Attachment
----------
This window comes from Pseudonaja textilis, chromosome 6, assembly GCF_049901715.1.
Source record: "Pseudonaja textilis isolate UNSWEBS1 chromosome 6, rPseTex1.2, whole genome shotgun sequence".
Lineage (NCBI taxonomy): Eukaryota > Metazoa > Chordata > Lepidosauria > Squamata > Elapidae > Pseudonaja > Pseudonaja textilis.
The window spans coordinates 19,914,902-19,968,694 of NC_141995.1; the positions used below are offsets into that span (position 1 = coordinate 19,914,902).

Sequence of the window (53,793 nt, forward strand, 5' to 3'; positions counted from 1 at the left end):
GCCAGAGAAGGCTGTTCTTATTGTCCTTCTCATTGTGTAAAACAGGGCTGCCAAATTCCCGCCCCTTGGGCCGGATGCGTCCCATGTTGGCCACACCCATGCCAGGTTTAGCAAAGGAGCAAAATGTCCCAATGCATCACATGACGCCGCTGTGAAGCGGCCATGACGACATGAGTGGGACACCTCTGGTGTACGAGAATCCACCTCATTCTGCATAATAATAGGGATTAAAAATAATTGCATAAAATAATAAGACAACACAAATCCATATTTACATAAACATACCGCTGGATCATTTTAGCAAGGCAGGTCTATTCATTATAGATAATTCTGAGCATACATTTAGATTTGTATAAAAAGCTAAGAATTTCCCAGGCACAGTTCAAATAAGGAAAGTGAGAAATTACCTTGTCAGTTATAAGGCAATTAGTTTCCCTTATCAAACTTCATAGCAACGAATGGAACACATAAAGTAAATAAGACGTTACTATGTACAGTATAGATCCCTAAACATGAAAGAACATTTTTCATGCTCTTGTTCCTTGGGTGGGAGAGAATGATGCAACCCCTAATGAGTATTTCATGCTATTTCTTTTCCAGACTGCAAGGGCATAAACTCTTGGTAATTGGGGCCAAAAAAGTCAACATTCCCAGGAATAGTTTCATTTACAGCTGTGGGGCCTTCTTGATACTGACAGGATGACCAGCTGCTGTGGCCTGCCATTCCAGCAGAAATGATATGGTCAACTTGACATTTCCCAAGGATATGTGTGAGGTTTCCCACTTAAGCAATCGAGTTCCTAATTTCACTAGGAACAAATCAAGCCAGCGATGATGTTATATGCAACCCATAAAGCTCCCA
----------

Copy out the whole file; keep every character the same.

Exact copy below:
This window comes from Pseudonaja textilis, chromosome 6, assembly GCF_049901715.1.
Source record: "Pseudonaja textilis isolate UNSWEBS1 chromosome 6, rPseTex1.2, whole genome shotgun sequence".
Lineage (NCBI taxonomy): Eukaryota > Metazoa > Chordata > Lepidosauria > Squamata > Elapidae > Pseudonaja > Pseudonaja textilis.
The window spans coordinates 19,914,902-19,968,694 of NC_141995.1; the positions used below are offsets into that span (position 1 = coordinate 19,914,902).

Sequence of the window (53,793 nt, forward strand, 5' to 3'; positions counted from 1 at the left end):
GCCAGAGAAGGCTGTTCTTATTGTCCTTCTCATTGTGTAAAACAGGGCTGCCAAATTCCCGCCCCTTGGGCCGGATGCGTCCCATGTTGGCCACACCCATGCCAGGTTTAGCAAAGGAGCAAAATGTCCCAATGCATCACATGACGCCGCTGTGAAGCGGCCATGACGACATGAGTGGGACACCTCTGGTGTACGAGAATCCACCTCATTCTGCATAATAATAGGGATTAAAAATAATTGCATAAAATAATAAGACAACACAAATCCATATTTACATAAACATACCGCTGGATCATTTTAGCAAGGCAGGTCTATTCATTATAGATAATTCTGAGCATACATTTAGATTTGTATAAAAAGCTAAGAATTTCCCAGGCACAGTTCAAATAAGGAAAGTGAGAAATTACCTTGTCAGTTATAAGGCAATTAGTTTCCCTTATCAAACTTCATAGCAACGAATGGAACACATAAAGTAAATAAGACGTTACTATGTACAGTATAGATCCCTAAACATGAAAGAACATTTTTCATGCTCTTGTTCCTTGGGTGGGAGAGAATGATGCAACCCCTAATGAGTATTTCATGCTATTTCTTTTCCAGACTGCAAGGGCATAAACTCTTGGTAATTGGGGCCAAAAAAGTCAACATTCCCAGGAATAGTTTCATTTACAGCTGTGGGGCCTTCTTGATACTGACAGGATGACCAGCTGCTGTGGCCTGCCATTCCAGCAGAAATGATATGGTCAACTTGACATTTCCCAAGGATATGTGTGAGGTTTCCCACTTAAGCAATCGAGTTCCTAATTTCACTAGGAACAAATCAAGCCAGCGATGATGTTATATGCAACCCATAAAGCTCCCA